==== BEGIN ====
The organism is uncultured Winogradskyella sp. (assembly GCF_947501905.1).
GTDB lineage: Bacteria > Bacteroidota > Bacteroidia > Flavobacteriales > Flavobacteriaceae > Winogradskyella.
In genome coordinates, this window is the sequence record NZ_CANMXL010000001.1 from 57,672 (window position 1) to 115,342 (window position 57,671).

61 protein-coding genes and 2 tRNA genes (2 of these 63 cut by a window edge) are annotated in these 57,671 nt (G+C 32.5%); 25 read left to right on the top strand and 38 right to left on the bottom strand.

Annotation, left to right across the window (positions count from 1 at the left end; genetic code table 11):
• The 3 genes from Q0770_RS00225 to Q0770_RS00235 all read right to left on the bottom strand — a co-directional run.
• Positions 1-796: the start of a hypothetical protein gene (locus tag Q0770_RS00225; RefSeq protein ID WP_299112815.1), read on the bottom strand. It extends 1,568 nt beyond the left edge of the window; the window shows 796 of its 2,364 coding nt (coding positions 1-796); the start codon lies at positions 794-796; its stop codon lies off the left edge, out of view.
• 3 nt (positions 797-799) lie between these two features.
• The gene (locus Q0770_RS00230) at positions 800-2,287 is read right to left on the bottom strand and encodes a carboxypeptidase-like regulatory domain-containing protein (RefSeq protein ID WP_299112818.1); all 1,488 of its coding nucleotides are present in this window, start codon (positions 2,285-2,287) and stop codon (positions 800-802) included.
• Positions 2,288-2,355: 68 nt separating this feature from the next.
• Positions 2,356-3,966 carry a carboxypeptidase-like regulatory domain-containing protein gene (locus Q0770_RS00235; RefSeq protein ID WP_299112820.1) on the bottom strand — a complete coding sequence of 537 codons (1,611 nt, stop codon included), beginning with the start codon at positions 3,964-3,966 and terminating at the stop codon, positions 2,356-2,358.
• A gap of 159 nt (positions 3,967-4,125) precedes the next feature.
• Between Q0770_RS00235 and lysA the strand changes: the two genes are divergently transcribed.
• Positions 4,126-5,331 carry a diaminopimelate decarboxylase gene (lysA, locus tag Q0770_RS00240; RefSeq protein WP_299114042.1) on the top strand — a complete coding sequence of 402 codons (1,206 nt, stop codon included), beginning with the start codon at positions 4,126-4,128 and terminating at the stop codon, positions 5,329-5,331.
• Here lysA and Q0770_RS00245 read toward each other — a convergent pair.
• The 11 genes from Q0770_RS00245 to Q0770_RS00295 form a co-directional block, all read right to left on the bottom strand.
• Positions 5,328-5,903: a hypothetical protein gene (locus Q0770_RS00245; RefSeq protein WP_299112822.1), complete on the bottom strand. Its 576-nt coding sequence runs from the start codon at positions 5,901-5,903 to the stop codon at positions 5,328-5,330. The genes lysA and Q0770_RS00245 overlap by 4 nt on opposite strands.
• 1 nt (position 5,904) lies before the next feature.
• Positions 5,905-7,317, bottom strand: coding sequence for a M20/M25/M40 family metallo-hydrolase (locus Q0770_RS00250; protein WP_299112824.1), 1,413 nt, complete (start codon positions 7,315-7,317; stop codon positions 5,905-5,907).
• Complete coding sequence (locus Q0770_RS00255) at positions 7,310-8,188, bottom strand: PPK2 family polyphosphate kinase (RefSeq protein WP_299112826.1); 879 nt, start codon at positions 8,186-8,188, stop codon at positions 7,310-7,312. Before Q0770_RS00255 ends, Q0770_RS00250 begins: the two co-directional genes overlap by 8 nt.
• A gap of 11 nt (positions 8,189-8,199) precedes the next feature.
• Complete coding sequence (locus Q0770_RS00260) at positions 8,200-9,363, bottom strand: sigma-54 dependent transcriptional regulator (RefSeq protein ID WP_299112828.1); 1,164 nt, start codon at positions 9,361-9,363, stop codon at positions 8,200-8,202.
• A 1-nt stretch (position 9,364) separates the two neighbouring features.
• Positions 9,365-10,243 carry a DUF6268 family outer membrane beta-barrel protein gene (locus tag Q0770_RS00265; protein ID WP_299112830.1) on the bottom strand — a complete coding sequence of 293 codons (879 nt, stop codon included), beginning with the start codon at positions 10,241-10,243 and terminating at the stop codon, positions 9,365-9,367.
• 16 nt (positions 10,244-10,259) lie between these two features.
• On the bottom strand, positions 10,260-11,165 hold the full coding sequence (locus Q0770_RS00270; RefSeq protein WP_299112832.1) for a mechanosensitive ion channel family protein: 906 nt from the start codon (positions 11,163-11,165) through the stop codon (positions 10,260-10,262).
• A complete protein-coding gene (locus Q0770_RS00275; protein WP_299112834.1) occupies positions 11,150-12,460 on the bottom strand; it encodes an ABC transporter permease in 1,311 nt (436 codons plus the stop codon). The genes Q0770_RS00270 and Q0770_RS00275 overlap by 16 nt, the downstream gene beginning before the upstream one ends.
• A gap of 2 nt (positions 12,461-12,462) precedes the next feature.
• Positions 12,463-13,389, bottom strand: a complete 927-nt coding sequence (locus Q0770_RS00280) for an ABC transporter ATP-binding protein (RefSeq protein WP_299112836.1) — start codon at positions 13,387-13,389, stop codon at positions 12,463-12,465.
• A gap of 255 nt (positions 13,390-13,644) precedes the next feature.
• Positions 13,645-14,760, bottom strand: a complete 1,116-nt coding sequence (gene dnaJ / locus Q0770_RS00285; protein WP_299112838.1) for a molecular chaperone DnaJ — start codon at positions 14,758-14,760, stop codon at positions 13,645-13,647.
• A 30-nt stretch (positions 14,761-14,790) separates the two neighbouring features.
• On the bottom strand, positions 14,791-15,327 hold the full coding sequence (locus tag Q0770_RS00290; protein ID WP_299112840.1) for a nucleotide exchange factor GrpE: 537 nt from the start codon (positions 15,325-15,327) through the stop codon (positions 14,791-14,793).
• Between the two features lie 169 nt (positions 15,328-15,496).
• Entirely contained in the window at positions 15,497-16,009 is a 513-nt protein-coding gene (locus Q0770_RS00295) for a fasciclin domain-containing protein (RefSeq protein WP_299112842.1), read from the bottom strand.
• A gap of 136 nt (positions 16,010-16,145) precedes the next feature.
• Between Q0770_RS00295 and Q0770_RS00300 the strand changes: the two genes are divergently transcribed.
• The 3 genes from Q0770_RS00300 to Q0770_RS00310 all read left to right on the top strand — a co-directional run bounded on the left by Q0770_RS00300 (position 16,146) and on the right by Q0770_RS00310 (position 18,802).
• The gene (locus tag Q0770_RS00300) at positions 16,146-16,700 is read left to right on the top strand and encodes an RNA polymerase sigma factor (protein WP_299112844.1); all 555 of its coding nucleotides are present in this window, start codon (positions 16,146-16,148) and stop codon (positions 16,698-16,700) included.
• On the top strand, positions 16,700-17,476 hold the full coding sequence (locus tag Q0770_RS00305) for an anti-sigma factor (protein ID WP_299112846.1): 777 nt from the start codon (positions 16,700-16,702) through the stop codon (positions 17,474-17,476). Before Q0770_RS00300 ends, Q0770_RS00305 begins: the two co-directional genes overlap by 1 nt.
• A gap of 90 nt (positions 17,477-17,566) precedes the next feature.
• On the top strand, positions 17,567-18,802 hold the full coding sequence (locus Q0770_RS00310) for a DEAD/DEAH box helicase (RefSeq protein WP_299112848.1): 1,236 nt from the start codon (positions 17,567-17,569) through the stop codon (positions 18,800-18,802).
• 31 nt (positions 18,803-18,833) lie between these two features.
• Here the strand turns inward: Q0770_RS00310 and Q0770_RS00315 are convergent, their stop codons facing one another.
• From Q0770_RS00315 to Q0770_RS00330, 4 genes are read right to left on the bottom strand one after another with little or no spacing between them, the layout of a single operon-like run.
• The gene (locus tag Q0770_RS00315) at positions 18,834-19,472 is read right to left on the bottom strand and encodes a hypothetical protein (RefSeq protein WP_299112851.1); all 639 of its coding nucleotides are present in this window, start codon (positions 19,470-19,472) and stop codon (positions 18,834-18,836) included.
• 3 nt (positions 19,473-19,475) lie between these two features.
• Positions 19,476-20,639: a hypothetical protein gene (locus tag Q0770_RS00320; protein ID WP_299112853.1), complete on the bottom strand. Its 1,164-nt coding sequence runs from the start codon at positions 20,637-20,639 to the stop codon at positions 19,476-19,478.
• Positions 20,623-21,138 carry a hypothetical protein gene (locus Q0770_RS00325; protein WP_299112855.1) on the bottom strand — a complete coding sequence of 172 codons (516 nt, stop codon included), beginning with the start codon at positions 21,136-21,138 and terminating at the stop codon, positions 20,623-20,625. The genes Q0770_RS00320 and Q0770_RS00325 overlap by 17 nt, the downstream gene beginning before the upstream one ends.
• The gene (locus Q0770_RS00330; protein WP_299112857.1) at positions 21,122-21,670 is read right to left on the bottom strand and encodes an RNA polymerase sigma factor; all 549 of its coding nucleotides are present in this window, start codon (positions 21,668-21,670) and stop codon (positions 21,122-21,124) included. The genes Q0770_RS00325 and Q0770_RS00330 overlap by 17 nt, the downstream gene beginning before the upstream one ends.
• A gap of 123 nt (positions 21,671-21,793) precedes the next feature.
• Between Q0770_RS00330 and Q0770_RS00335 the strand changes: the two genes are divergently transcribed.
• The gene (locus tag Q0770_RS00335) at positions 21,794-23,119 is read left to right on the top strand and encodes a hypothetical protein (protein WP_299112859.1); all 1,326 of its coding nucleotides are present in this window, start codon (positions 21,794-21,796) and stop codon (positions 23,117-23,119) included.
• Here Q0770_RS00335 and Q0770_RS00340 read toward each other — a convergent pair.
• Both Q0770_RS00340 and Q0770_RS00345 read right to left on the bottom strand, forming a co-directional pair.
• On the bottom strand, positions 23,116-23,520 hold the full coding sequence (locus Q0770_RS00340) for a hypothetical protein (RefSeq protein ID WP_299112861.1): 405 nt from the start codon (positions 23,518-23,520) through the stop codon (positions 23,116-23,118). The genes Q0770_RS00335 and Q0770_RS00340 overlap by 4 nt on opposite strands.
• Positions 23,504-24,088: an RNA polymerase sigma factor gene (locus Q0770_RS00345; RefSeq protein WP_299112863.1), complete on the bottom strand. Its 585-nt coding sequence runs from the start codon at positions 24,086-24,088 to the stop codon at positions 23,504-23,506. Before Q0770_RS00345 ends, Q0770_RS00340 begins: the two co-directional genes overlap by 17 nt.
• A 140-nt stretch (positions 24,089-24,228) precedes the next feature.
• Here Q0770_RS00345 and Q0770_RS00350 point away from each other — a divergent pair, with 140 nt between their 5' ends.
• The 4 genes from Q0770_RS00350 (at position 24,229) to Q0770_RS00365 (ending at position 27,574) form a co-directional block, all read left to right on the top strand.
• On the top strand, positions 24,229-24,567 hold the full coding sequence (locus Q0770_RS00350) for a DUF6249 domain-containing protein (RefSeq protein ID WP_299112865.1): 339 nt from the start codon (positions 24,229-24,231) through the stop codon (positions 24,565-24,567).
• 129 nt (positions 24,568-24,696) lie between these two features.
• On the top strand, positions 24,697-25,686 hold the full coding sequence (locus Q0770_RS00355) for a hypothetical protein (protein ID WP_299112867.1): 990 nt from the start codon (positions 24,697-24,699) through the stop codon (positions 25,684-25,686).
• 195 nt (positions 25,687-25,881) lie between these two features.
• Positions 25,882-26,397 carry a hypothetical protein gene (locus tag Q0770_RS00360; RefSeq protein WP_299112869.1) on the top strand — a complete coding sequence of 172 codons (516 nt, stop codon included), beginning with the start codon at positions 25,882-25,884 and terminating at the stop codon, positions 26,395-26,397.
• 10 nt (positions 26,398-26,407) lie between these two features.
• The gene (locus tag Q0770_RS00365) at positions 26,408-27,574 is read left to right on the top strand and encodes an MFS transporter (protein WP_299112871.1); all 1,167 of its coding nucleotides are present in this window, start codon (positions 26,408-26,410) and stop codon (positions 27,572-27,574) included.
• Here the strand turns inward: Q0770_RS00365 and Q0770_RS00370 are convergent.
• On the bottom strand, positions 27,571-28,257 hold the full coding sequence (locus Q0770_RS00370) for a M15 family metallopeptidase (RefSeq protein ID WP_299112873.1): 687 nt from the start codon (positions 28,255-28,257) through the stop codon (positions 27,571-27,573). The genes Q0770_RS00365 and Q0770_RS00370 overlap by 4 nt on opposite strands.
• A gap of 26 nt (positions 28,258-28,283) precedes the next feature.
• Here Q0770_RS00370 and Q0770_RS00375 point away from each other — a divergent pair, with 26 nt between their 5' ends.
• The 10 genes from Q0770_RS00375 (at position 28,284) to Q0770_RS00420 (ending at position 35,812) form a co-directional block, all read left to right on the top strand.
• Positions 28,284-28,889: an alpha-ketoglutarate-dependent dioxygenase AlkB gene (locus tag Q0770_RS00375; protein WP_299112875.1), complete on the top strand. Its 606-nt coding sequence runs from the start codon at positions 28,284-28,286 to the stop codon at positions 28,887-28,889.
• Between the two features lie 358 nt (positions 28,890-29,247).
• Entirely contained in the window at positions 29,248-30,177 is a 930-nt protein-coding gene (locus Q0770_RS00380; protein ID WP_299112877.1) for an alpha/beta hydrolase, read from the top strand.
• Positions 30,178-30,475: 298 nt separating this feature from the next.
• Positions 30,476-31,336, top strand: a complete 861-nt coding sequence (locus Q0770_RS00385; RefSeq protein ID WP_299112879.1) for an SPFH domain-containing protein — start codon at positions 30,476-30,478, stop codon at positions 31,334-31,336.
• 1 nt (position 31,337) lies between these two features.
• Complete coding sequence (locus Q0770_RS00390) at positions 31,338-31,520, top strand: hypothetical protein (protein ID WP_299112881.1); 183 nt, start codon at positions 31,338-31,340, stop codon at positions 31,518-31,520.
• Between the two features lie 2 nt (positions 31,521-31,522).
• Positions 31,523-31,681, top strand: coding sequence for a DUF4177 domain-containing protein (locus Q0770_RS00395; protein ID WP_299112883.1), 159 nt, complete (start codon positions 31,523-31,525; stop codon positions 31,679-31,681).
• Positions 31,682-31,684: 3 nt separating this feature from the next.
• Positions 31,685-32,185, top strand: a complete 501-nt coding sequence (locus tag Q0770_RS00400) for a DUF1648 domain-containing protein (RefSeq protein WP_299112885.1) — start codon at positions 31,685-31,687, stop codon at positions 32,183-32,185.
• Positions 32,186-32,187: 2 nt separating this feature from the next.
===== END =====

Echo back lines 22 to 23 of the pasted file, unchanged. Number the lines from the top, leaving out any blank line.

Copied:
• Complete coding sequence (locus Q0770_RS00260) at positions 8,200-9,363, bottom strand: sigma-54 dependent transcriptional regulator (RefSeq protein ID WP_299112828.1); 1,164 nt, start codon at positions 9,361-9,363, stop codon at positions 8,200-8,202.
• A 1-nt stretch (position 9,364) separates the two neighbouring features.